Finding yourself
PNG bans Australians from travelling to Bougainville

PNG's settlements - beer, loud music, drugs & gambling

SettlementBUSA JEREMIAH WENOGO

An entry in the Crocodile Prize
PNG Chamber of Mines & Petroleum
Award for Essays & Journalism

IT’S another Friday evening and a short distance away from our house a bass speaker can be heard pumping music at force into the airwaves.

The screams of drunken ecstasy and sound of beer bottles smashing on the road send shivers along our spine as we sense that trouble is just around the corner.

Since we moved into Erima settlement, we have witnessed several alcohol related fights mostly instigated by youths who decided to get a cheap high by drinking coffee punch and smoking weed.

Normally when these fights break out, the sound can be heard miles away: iron roofs and fences rattling with pelted stones and the splinter of beer bottles smashing at random.

So on Friday our family knows that the coming weekend will be agonisingly long for us as we have to weather the nuisance that starts early in the morning, peaks in the evening and continues until Sunday.

Friday reluctantly welcomes the weekend most of which will be occupied by drunkards roaming the streets causing trouble.

At other times drunken men and women can be heard chanting in unison and dancing to the tune of traditional songs. The first night we moved into Erima we found it difficult to sleep because of the deafening sound coming from our next door neighbour.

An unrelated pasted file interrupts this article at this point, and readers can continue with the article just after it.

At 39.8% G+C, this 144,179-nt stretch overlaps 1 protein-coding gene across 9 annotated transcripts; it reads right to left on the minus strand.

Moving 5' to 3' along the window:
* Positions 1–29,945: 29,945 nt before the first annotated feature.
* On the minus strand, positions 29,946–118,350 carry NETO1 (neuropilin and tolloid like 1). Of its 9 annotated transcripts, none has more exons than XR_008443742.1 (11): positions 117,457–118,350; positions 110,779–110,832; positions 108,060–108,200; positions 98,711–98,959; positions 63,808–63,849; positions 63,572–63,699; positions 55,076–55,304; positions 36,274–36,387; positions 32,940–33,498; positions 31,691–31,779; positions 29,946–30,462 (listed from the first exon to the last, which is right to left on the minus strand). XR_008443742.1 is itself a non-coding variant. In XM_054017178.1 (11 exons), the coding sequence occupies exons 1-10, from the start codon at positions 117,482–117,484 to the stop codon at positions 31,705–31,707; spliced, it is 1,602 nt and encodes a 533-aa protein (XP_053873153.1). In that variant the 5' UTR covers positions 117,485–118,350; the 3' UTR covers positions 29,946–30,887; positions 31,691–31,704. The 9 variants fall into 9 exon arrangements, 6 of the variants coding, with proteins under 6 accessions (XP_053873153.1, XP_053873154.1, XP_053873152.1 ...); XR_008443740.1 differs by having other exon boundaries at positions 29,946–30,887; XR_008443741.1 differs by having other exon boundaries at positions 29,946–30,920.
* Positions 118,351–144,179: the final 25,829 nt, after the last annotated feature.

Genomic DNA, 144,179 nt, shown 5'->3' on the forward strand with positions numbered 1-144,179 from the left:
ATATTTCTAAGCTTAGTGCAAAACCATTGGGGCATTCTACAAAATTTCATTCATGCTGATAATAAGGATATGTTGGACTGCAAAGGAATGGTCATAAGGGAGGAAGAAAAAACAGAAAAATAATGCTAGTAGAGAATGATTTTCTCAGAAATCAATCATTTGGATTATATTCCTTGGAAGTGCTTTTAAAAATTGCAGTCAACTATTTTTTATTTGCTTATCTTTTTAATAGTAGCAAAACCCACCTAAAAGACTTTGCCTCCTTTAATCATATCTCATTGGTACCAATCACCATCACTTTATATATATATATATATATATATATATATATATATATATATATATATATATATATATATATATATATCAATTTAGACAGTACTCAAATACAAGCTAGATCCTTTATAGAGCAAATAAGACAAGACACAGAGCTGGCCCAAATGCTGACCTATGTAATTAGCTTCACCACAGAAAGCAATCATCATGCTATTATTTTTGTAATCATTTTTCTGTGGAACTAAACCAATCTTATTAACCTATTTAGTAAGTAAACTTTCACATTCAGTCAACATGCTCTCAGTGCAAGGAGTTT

We were drowning in insanity as music, cranked up to an unbearable level, crowded out every scrap of peace and calmness. Fortunately, as time went by, we got used to it and now we largely ignore it altogether. We somehow became sound proof.

When our ears are not battered by alcohol-inspired noise our eyes are made sore by the sight of idle settlers clustered at a certain hideous location to conduct their gambling. Bingo and card playing are most common.

Old, young, youths, mothers and fathers engage in these activities. I often wish these gamblers, especially the kids, would develop similar concentration when in school. We would see many more students making it to higher levels of education. Yet it is true that, lacking the required resources to support their children, parents in settlements cannot help but watch as their kids’ bright future gets dimmer by the day.

In the community where I currently live, I noticed that people’s backward mindset is central to the lack of development. As a result, water was disconnected several years ago and the electrical current arrives but sluggishly.

The lack of such vital services has primarily been due to the community not showing real ownership. Settlers in my community generally don’t like the idea of spending money in order to access utilities, convinced that they should be provided freely by the state.

So they go through their days thinking and acting as if they are still back in the village. This also means a blatant disregard for the rule of law and unnecessarily penalises honest and hardworking ratepayers.

Recently a water committee was set up to take care of a common water tap. Users were required to pay a minimum fee of K15 per month to allow them to fetch water from the tap. It can be as high as K30 a month depending on the size of the family.

Given that I have a pretty large family that consists of my wife and son, two younger siblings, my parents, my sister, her husband and her son, I normally pay K15-20 per month.

We pay but most of the settlers don’t, assuming the committee is collecting the rent for its own personal use. Yet when they need water, they resort to the tap. The money goes on beer, music, drugs and gambling.